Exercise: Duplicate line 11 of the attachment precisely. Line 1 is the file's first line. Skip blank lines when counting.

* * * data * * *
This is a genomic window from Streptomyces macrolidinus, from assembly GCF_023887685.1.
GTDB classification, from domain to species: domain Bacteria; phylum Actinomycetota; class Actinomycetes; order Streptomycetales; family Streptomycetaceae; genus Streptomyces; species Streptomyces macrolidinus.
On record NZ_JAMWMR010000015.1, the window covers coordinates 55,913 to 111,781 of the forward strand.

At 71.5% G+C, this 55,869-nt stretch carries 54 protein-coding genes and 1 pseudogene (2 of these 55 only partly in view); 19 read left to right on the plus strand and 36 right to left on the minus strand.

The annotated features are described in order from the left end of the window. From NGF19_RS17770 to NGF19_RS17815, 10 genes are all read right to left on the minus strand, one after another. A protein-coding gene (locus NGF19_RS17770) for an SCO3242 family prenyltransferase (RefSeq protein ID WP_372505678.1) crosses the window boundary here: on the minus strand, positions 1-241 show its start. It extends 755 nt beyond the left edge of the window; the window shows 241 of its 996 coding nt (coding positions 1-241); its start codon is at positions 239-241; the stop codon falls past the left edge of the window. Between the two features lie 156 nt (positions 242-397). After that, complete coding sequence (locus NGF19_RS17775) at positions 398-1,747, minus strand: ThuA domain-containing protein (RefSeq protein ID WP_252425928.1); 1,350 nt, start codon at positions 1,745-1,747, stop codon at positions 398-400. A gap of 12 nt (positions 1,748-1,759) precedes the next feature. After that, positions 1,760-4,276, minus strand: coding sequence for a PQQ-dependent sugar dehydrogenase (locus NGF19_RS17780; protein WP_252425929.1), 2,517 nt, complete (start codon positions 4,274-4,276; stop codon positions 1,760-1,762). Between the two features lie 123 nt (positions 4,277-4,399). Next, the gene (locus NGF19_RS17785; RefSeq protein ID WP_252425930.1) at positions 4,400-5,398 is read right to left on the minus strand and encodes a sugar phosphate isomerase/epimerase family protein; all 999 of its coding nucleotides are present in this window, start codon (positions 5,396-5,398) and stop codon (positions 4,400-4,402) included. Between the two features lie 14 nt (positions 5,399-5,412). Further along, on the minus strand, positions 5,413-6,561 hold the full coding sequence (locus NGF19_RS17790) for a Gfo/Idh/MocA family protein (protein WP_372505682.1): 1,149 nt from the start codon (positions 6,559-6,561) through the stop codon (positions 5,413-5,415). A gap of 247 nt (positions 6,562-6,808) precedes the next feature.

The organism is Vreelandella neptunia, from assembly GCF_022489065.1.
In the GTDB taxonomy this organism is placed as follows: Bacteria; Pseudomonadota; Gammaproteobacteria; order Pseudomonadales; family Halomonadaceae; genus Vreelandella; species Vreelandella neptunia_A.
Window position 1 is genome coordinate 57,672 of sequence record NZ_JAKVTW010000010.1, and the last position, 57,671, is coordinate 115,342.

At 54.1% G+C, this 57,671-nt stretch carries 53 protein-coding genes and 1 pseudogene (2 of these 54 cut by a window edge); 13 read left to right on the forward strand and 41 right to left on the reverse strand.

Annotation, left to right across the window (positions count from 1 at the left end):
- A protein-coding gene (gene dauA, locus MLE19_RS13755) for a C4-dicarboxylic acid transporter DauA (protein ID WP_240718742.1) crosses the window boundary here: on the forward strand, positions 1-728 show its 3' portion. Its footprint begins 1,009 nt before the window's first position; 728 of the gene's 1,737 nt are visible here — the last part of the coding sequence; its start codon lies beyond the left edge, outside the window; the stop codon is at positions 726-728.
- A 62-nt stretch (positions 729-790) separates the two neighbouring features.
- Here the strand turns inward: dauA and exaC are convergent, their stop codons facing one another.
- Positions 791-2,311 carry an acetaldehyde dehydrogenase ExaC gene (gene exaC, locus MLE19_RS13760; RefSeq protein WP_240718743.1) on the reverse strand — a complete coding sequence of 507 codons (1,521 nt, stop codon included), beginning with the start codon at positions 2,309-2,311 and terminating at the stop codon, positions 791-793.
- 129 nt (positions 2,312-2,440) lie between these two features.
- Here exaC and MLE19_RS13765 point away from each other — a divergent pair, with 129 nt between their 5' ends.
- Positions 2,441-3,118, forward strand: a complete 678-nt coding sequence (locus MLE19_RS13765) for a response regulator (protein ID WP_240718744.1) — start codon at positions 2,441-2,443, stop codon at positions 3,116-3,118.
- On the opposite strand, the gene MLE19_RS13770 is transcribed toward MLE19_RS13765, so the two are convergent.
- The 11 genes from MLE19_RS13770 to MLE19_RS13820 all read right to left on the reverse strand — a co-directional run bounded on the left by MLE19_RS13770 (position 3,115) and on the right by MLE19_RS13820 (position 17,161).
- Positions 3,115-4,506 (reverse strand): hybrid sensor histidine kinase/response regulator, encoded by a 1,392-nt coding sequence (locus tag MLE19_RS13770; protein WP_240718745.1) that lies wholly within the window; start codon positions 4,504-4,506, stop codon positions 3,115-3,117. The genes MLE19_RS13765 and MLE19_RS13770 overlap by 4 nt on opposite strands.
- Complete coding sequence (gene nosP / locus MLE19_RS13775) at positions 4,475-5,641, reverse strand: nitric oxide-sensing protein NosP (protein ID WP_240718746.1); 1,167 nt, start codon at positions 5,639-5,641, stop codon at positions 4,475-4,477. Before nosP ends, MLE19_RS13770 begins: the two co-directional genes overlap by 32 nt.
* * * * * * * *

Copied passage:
- A protein-coding gene (gene dauA, locus MLE19_RS13755) for a C4-dicarboxylic acid transporter DauA (protein ID WP_240718742.1) crosses the window boundary here: on the forward strand, positions 1-728 show its 3' portion. Its footprint begins 1,009 nt before the window's first position; 728 of the gene's 1,737 nt are visible here — the last part of the coding sequence; its start codon lies beyond the left edge, outside the window; the stop codon is at positions 726-728.